Ashe chooses KODAK Super 16mm to shoot her debut video 'Used To It'
Music videos provide a unique opportunity to introduce an artist's perspective and style to a wider audience. Shooting on analog film as opposed to the binary alternative is a statement that reflects the desire for a more timeless aesthetic with lasting appeal.
Never was this more true than for emerging chanteuse Ashe, who just released her first solo single entitled “Used To It” with a stylish video shot entirely on KODAK Super 16mm film. Following many distinctive, high-level vocal features on tracks by Whethan, Louis the Child and Shaun Frank, plus performances at festivals and on national tours with Big Gigantic and Shaun Frank, Ashe is ready to step into the limelight.
“It was my choice to shoot “Used To It” on film,” Ashe said. “Part of it is my hopeless romantic nature, and part is that every time I watch anything shot on film, the vibe is different, classy, with a special atmosphere. I wanted the video for “Used To It” to really connect with audiences and for it to be super colorful, as well as slightly trippy and hippy.”
Obviously, she needed a like-minded director to bring her vision to life. She preferred the treatment offered by director/cinematographer Stefan Weinberger, whose creative take favored a relatable, intimate portrait of the up-and-coming artist, contrasting textured B&W with vivid color cinematography.
"Normally I have to push to shoot projects on film, so I was excited to hear that Ashe was interested in 16mm. This is her first solo single and music video, so we had the opportunity to introduce her persona and visual style in a special way. The texture and tonality, as well as the on-set process and flow of shooting on 16mm was perfect for this project.”
“Used To It” was framed in 16:9 and captured on KODAK Super 16mm film stocks in July 2017 at locations around Los Angeles. These included residences and natural landscapes in Topanga Canyon and Beverley Hills, as well as backstage loading docks and the sound stage at Skye Studios in Burbank. Projected abstract animations were also filmed on Super 16mm for subsequent overlay with the filmed visuals.
"Shooting on Super 16mm film was essential to creating the visual language of this clip,” Weinberger said. “We were inspired by seminal music documentaries shot on film – such as D.A. Pennebaker’s Bob Dylan: Don’t Look Back (1967) and Alek Keshishian’s Madonna: Truth or Dare – as well as photographs of private, rock and roll moments, like the one of The Beatles in the back of a limo in 1964. It was critical for the success of this production to emulate the texture and tone of those movies and stills as closely as possible in order to give the audience an equally intimate look at Ashe and what she is capable of.”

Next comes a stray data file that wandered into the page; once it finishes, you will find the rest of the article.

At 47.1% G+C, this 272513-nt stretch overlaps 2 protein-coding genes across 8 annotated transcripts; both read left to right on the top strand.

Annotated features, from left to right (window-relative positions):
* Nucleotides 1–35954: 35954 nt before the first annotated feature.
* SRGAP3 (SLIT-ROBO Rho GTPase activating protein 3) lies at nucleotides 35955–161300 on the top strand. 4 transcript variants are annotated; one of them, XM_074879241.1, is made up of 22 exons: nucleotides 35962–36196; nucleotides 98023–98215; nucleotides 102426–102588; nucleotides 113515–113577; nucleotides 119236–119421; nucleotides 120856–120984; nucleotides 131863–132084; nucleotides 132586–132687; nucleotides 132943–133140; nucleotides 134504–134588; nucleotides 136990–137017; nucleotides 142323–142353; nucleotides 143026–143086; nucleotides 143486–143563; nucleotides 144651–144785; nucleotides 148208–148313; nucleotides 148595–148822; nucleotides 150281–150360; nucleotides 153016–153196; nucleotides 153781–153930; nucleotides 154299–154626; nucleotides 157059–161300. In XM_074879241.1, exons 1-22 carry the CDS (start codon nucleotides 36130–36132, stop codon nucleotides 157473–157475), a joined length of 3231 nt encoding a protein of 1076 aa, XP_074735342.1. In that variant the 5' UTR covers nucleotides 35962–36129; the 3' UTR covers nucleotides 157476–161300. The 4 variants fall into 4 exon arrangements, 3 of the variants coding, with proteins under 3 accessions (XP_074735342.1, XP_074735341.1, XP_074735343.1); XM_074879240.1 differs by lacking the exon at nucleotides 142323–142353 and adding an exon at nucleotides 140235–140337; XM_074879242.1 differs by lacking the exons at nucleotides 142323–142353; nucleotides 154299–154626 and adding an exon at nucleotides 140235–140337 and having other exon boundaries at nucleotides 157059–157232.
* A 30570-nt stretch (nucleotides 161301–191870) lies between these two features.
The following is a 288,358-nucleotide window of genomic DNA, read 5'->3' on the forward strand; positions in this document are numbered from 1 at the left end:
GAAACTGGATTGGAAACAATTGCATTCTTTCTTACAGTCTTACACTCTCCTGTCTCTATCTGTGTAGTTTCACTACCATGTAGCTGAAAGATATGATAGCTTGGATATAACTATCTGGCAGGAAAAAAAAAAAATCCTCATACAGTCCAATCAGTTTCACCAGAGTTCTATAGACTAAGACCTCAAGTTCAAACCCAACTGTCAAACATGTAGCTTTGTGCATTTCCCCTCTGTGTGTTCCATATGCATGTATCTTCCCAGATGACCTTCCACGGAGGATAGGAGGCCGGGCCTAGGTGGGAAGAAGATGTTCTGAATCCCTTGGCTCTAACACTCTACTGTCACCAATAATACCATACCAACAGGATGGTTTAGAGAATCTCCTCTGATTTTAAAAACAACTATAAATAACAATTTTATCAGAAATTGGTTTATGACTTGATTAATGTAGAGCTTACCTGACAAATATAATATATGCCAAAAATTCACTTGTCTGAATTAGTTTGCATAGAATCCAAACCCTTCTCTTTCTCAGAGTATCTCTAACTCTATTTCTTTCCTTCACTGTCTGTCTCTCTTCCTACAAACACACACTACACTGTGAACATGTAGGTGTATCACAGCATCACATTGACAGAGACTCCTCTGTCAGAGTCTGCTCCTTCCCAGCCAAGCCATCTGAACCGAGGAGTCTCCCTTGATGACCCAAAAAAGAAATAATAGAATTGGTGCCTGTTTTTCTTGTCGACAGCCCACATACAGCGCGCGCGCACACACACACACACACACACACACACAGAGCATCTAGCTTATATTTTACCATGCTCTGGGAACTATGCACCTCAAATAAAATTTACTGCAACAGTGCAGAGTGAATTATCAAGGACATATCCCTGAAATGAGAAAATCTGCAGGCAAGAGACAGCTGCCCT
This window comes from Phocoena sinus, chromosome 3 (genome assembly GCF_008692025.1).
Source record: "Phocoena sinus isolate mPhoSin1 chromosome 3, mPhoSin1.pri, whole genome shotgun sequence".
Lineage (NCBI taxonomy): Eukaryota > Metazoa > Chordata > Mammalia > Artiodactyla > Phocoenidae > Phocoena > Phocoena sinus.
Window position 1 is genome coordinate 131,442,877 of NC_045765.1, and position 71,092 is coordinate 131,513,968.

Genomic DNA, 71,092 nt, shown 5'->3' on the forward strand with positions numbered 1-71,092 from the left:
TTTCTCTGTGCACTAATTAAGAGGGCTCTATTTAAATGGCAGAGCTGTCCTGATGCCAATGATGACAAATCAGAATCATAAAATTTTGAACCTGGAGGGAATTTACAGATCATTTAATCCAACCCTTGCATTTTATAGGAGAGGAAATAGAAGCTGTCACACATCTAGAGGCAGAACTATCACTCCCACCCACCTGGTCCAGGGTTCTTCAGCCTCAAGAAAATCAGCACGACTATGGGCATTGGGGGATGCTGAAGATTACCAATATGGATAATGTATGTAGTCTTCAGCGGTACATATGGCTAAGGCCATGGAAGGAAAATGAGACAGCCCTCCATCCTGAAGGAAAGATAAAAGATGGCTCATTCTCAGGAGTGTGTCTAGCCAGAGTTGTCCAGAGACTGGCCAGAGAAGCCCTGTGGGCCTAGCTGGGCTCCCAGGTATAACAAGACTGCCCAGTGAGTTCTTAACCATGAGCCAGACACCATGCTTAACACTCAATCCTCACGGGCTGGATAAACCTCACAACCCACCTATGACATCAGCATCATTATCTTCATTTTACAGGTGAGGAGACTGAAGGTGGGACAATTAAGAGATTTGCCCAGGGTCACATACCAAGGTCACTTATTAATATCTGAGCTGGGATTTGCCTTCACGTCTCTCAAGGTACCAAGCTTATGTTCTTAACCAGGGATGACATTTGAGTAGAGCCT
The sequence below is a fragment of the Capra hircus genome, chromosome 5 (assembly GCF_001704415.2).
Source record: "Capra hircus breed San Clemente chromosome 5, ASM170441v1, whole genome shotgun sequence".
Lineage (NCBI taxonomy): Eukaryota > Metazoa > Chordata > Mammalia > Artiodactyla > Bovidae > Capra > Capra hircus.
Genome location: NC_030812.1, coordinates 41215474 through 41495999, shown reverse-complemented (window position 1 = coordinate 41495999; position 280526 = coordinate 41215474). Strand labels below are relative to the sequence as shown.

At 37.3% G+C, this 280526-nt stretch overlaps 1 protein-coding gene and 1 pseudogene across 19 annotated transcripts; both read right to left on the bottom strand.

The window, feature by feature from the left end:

Weinberger selected a trio of KODAK Super 16mm filmstocks for the shoot. He explained, “KODAK TRI-X 7266 B&W Reversal is my favorite stock to shoot and gave us the contrast and grain structure we were looking for in the black and white sections of Ashe’s performances, while the vividness of KODAK VISION3 7207 250 daylight film really brought the color sequences to life. We projected digital animations and shot those on KODAK VISION3 7219 500 Tungsten film, later edited into the final clip to keep the analog thread consistent throughout.”
Weinberger also attests to the ability of film to both energize and focus the crew. “The on-set workflow of shooting on 16mm was ideal in this instance. Shooting without playback or a monitor was incredibly liberating for Ashe and myself, and it made the camera the nucleus of the set. In the absence of a video village – without people huddled around monitors – everyone on our small, talented crew would take turns looking through the viewfinder to see the frame and adjust things in their departments accordingly. This fostered a literal and figurative closeness amongst everyone and created a collaborative atmosphere rarely seen on digital sets!"
This aspect of the production also chimed with Ashe herself. “I loved the fact we could not see what was going on as we were shooting,” she said. “It was so liberating for me, to be free to sing and dance, to be free of all that control factor that comes with digital. You can let go and just be yourself, which was the whole point of the production. I like the way filmed production brings people together and nurtures communication. The crew became a family really quickly, and there was a wonderful mystery as to how the images would turn out.”
Film processing on “Used To It” was done at Spectra in North Hollywood, with the final grade at Company 3 in New York. Ashe was super-involved at all stages of the post production.
“When we saw the processed images, I loved the immediacy of the connection between the performance and the audience,” she said. “I grew up with film cameras as part of family life, took film photographs in high school, and I’m now trying to take all of my personal photos on film too. I really want it to be a part of my life. I’m really happy that my debut video was shot on film. It just looks better, and the result is really joyful.”
With the video for “Used To It” now launched, Ashe is about to embark on a tour across the US this Fall. Catch her if you can.